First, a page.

Lipoproteins: Structure, Types, Functions and The Lipid Profile

They are basically a core full of fat and cholesterol, along with a lipid membrane that contains proteins called apolipoproteins.

Lipoproteins are compounds with links of a biochemical nature between simple soluble proteins and non-soluble lipids, bound to facilitate the displacement of non-soluble fats through the blood and the lymphatic system to the various cells throughout the body.

According to their composition and density they are classified into five types. In a lipoprotein, with the polar ends of all the phospholipid molecules facing outward, to interact with the water.

This allows lipoprotein to be transported in the blood instead of going up to the top, like cream in milk.

The non-polar fat is accumulated within the phospholipid layer, in the center of the lipoprotein and is transported to the place where it must be stored or metabolized, through the bloodstream, despite being insoluble in the blood.

It can be compared, lipoproteins with cargo trucks at the molecular level that transport fats wherever they are stored or required.

Structure

Lipoproteins are macromolecular structures, the nucleus and a shell can be differentiated into a lipoprotein.

The envelope is formed mainly by amphipathic lipids of the phospholipid type, such as cephalins, lecithins and others.

These phospholipids have their polar part oriented outwards to be in contact with the aqueous surface, while the apolar part interacts with the hydrophobic nucleus of the lipoprotein, formed mainly by triacylglycerols and cholesterol esters.

It also appears as part of the envelope of lipoproteins, the free cholesterol with the carbon hydroxyl oriented to the polar environment and the apolar rest of the molecule embedded in the hydrophobic portion of the monolayer formed by the phospholipids.

The hydrophilic amino acids of these apoproteins are oriented towards the outside, while the hydrophobic amino acids interact with the apolar part of the lipoprotein structure.

Types

According to the density there are five types of lipoproteins. The three main ones are LDL, HDL and VLDL.

The lipid profile or lipid panel measures the values ​​of each of these lipoproteins in the blood plasma by a blood test.

The most common form in which lipoproteins are classified is according to the density of the apolipoproteins, the weight ratio per unit volume.

    1. Chylomicrons:

These are the lipoproteins of greater size and low density, and have the highest content of triglycerides.

It is a component of protein synthesized in the liver, which involves cholesterol and fats derived from food.

It travels from the intestinal lymphatic vessels to the large veins, and attaches to the inner surface of the small capillary blood vessels found within the muscles and fat storage cells distributed in various parts of the body.

There the fat is digested, while the cholesterol remains, it travels to the liver, where the cholesterol is metabolized.

Thus, chylomicrons release cholesterol and fats from the intestines to the muscles, liver and fat cells.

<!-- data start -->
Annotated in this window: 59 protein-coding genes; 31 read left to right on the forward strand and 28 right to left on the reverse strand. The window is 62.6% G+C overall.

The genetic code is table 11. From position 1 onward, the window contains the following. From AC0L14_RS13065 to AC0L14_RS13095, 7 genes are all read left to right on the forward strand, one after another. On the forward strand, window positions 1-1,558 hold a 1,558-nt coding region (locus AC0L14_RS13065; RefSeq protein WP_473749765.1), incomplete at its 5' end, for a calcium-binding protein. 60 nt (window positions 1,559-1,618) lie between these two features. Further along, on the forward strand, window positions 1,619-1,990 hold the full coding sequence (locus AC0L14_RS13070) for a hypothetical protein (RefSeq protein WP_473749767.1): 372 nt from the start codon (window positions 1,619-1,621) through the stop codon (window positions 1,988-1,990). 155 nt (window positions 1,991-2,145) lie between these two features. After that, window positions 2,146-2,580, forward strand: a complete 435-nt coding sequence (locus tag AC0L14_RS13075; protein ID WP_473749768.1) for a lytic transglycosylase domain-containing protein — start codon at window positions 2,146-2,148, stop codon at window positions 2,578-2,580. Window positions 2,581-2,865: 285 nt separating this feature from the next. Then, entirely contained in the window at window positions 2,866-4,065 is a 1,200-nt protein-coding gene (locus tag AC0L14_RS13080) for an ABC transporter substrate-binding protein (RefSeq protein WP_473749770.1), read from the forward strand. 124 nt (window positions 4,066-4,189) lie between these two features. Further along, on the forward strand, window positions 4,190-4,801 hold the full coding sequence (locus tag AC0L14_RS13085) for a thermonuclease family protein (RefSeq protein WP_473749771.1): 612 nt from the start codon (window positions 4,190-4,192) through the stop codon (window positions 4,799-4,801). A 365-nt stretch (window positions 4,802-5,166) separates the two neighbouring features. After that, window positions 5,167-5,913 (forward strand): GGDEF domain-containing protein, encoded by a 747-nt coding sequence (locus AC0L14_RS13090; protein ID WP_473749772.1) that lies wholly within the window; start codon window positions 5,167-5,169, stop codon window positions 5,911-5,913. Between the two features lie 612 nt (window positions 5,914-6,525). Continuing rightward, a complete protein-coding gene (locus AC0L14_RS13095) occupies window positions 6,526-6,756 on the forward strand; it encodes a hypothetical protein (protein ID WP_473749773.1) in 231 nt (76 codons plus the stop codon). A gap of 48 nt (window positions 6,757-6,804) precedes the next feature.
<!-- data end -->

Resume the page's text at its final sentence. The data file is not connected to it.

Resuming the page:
2. VLDL

It is a lipoprotein composed of proteins, fats and cholesterol synthesized in the liver and very low density.

It is associated with 5 different apoproteins: B – 100, CI, C – II, C – III and E.

It is converted into IDL and LDL by eliminating apoproteins, except for one called apoprotein B100, together with esterification of cholesterol.

They are the second, after the chylomicrons.

    3. IDL:

The IDL is a lipoprotein of intermediate density, created by the metabolism of VLDL.

    4. LDL

This low density protein is the last remnant of VLDL and contains mainly cholesterol. All forms transport fats and cholesterol produced in the liver to tissues, the only apoprotein associated with it is apoB-100.

It is known as the bad cholesterol. It is the one that we should avoid in our diet.

    5. HDL

It is the densest and has the highest protein – lipid ratio. It has apoprotein A-1. Also called “good cholesterol” or high density, because it reduces the levels of bad cholesterol in the blood, it carries cholesterol from the tissues to the liver.

High HDL levels are associated with a lower risk of cardiovascular disease.

The size of the lipoprotein particles varies from 10 to 1000 nanometers.

Generally, the higher the density of lipoproteins, the smaller the lipoprotein particle size.

Functions

Both triglycerides and cholesterol are not soluble in blood plasma.

But they must move in the bloodstream throughout the body so that the body can make use of its benefits and functions, which is why soluble proteins help to transport them by joining them and helping them to move freely through the bloodstream in a state miscible in blood.

In general, lipoproteins are important and responsible for the transport of triglycerides cholesterol and phospholipids through the bloodstream to the various cells of tissues throughout the body.

The lipid profile

The lipid profile is an important test to evaluate the variable patterns that are related to the risks in our medical history and indicate the need for treatment.

This test allows us to measure the total cholesterol in plasma, the levels of LDL, VLDL and HDL, as well as the level of triglycerides.

These results, together with other risk factors, will originate from atherosclerosis to a fatal cardiovascular event.

Children should have a lipid profile between 9-11 years and repeat it between 17 and 21 years.

Adults without other risk factors should have a blood lipid profile at least once every 5 years.